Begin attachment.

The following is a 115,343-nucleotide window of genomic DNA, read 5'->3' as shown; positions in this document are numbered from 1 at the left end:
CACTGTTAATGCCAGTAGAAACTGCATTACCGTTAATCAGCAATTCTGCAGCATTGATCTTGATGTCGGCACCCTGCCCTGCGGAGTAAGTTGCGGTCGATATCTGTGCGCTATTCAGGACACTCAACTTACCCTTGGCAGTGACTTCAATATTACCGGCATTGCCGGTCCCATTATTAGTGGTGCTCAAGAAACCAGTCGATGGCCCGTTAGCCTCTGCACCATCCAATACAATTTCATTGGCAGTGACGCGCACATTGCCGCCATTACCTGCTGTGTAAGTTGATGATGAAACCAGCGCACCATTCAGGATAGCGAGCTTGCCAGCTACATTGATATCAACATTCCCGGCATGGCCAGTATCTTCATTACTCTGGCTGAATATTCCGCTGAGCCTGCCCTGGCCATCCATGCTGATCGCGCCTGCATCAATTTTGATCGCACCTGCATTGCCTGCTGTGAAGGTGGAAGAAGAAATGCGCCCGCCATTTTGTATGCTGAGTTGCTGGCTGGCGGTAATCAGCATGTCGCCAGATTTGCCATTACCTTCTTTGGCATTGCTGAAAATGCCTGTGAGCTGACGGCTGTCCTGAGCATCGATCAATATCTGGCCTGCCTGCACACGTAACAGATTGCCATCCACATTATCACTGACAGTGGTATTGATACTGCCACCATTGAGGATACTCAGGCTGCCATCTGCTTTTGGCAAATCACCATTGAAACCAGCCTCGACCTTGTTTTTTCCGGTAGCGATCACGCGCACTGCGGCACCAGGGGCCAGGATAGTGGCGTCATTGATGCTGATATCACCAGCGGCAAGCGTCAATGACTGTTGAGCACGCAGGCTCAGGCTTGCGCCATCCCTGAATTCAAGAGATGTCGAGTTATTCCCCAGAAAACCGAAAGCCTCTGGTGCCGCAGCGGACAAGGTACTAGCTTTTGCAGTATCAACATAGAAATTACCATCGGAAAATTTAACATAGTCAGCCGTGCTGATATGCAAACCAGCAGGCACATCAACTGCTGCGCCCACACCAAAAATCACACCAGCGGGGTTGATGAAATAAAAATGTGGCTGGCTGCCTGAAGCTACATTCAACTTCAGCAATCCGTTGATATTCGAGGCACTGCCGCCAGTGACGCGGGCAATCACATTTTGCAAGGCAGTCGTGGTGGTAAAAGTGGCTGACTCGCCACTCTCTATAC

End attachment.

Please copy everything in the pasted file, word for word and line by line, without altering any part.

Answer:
The following is a 115,343-nucleotide window of genomic DNA, read 5'->3' as shown; positions in this document are numbered from 1 at the left end:
CACTGTTAATGCCAGTAGAAACTGCATTACCGTTAATCAGCAATTCTGCAGCATTGATCTTGATGTCGGCACCCTGCCCTGCGGAGTAAGTTGCGGTCGATATCTGTGCGCTATTCAGGACACTCAACTTACCCTTGGCAGTGACTTCAATATTACCGGCATTGCCGGTCCCATTATTAGTGGTGCTCAAGAAACCAGTCGATGGCCCGTTAGCCTCTGCACCATCCAATACAATTTCATTGGCAGTGACGCGCACATTGCCGCCATTACCTGCTGTGTAAGTTGATGATGAAACCAGCGCACCATTCAGGATAGCGAGCTTGCCAGCTACATTGATATCAACATTCCCGGCATGGCCAGTATCTTCATTACTCTGGCTGAATATTCCGCTGAGCCTGCCCTGGCCATCCATGCTGATCGCGCCTGCATCAATTTTGATCGCACCTGCATTGCCTGCTGTGAAGGTGGAAGAAGAAATGCGCCCGCCATTTTGTATGCTGAGTTGCTGGCTGGCGGTAATCAGCATGTCGCCAGATTTGCCATTACCTTCTTTGGCATTGCTGAAAATGCCTGTGAGCTGACGGCTGTCCTGAGCATCGATCAATATCTGGCCTGCCTGCACACGTAACAGATTGCCATCCACATTATCACTGACAGTGGTATTGATACTGCCACCATTGAGGATACTCAGGCTGCCATCTGCTTTTGGCAAATCACCATTGAAACCAGCCTCGACCTTGTTTTTTCCGGTAGCGATCACGCGCACTGCGGCACCAGGGGCCAGGATAGTGGCGTCATTGATGCTGATATCACCAGCGGCAAGCGTCAATGACTGTTGAGCACGCAGGCTCAGGCTTGCGCCATCCCTGAATTCAAGAGATGTCGAGTTATTCCCCAGAAAACCGAAAGCCTCTGGTGCCGCAGCGGACAAGGTACTAGCTTTTGCAGTATCAACATAGAAATTACCATCGGAAAATTTAACATAGTCAGCCGTGCTGATATGCAAACCAGCAGGCACATCAACTGCTGCGCCCACACCAAAAATCACACCAGCGGGGTTGATGAAATAAAAATGTGGCTGGCTGCCTGAAGCTACATTCAACTTCAGCAATCCGTTGATATTCGAGGCACTGCCGCCAGTGACGCGGGCAATCACATTTTGCAAGGCAGTCGTGGTGGTAAAAGTGGCTGACTCGCCACTCTCTATAC